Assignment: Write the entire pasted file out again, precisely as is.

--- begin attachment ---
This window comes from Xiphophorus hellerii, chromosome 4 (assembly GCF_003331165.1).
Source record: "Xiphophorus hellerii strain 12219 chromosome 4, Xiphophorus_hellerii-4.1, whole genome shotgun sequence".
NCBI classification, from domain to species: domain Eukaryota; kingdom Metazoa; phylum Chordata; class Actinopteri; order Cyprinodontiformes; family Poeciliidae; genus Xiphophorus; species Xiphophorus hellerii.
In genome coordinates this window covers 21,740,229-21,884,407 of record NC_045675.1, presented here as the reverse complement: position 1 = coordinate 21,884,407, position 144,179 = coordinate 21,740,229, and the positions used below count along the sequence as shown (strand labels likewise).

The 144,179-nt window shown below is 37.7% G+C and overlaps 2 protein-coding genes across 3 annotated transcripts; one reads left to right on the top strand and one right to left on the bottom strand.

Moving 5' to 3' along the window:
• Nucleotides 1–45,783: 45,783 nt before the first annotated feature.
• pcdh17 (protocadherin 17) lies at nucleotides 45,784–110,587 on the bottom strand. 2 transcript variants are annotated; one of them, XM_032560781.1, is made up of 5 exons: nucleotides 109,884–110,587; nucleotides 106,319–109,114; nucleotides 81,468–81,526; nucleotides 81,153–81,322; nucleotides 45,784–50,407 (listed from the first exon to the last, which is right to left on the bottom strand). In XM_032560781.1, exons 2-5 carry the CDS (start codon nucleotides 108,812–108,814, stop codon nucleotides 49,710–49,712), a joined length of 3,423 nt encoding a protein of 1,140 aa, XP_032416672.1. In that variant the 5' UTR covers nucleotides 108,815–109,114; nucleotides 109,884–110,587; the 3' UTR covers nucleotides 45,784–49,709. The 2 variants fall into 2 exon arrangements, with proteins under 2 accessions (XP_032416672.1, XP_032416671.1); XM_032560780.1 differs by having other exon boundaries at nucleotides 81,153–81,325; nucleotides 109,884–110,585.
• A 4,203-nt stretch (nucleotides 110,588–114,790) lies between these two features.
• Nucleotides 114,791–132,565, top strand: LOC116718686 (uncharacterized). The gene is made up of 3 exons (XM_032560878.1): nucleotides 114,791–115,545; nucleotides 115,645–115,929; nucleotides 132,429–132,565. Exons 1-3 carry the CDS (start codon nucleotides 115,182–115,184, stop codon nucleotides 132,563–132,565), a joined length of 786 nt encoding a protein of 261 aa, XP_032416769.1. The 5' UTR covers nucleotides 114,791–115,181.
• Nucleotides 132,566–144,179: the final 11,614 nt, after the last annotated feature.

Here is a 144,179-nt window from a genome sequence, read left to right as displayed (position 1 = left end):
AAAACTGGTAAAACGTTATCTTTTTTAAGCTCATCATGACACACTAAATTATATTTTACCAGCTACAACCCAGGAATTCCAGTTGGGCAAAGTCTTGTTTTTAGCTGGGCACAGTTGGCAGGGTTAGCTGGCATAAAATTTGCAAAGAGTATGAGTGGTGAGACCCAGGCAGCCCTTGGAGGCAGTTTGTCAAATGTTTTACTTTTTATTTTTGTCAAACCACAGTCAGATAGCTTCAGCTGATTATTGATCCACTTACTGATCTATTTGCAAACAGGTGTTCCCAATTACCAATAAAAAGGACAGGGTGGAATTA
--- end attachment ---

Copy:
This window comes from Xiphophorus hellerii, chromosome 4 (assembly GCF_003331165.1).
Source record: "Xiphophorus hellerii strain 12219 chromosome 4, Xiphophorus_hellerii-4.1, whole genome shotgun sequence".
NCBI classification, from domain to species: domain Eukaryota; kingdom Metazoa; phylum Chordata; class Actinopteri; order Cyprinodontiformes; family Poeciliidae; genus Xiphophorus; species Xiphophorus hellerii.
In genome coordinates this window covers 21,740,229-21,884,407 of record NC_045675.1, presented here as the reverse complement: position 1 = coordinate 21,884,407, position 144,179 = coordinate 21,740,229, and the positions used below count along the sequence as shown (strand labels likewise).

The 144,179-nt window shown below is 37.7% G+C and overlaps 2 protein-coding genes across 3 annotated transcripts; one reads left to right on the top strand and one right to left on the bottom strand.

Moving 5' to 3' along the window:
• Nucleotides 1–45,783: 45,783 nt before the first annotated feature.
• pcdh17 (protocadherin 17) lies at nucleotides 45,784–110,587 on the bottom strand. 2 transcript variants are annotated; one of them, XM_032560781.1, is made up of 5 exons: nucleotides 109,884–110,587; nucleotides 106,319–109,114; nucleotides 81,468–81,526; nucleotides 81,153–81,322; nucleotides 45,784–50,407 (listed from the first exon to the last, which is right to left on the bottom strand). In XM_032560781.1, exons 2-5 carry the CDS (start codon nucleotides 108,812–108,814, stop codon nucleotides 49,710–49,712), a joined length of 3,423 nt encoding a protein of 1,140 aa, XP_032416672.1. In that variant the 5' UTR covers nucleotides 108,815–109,114; nucleotides 109,884–110,587; the 3' UTR covers nucleotides 45,784–49,709. The 2 variants fall into 2 exon arrangements, with proteins under 2 accessions (XP_032416672.1, XP_032416671.1); XM_032560780.1 differs by having other exon boundaries at nucleotides 81,153–81,325; nucleotides 109,884–110,585.
• A 4,203-nt stretch (nucleotides 110,588–114,790) lies between these two features.
• Nucleotides 114,791–132,565, top strand: LOC116718686 (uncharacterized). The gene is made up of 3 exons (XM_032560878.1): nucleotides 114,791–115,545; nucleotides 115,645–115,929; nucleotides 132,429–132,565. Exons 1-3 carry the CDS (start codon nucleotides 115,182–115,184, stop codon nucleotides 132,563–132,565), a joined length of 786 nt encoding a protein of 261 aa, XP_032416769.1. The 5' UTR covers nucleotides 114,791–115,181.
• Nucleotides 132,566–144,179: the final 11,614 nt, after the last annotated feature.

Here is a 144,179-nt window from a genome sequence, read left to right as displayed (position 1 = left end):
AAAACTGGTAAAACGTTATCTTTTTTAAGCTCATCATGACACACTAAATTATATTTTACCAGCTACAACCCAGGAATTCCAGTTGGGCAAAGTCTTGTTTTTAGCTGGGCACAGTTGGCAGGGTTAGCTGGCATAAAATTTGCAAAGAGTATGAGTGGTGAGACCCAGGCAGCCCTTGGAGGCAGTTTGTCAAATGTTTTACTTTTTATTTTTGTCAAACCACAGTCAGATAGCTTCAGCTGATTATTGATCCACTTACTGATCTATTTGCAAACAGGTGTTCCCAATTACCAATAAAAAGGACAGGGTGGAATTA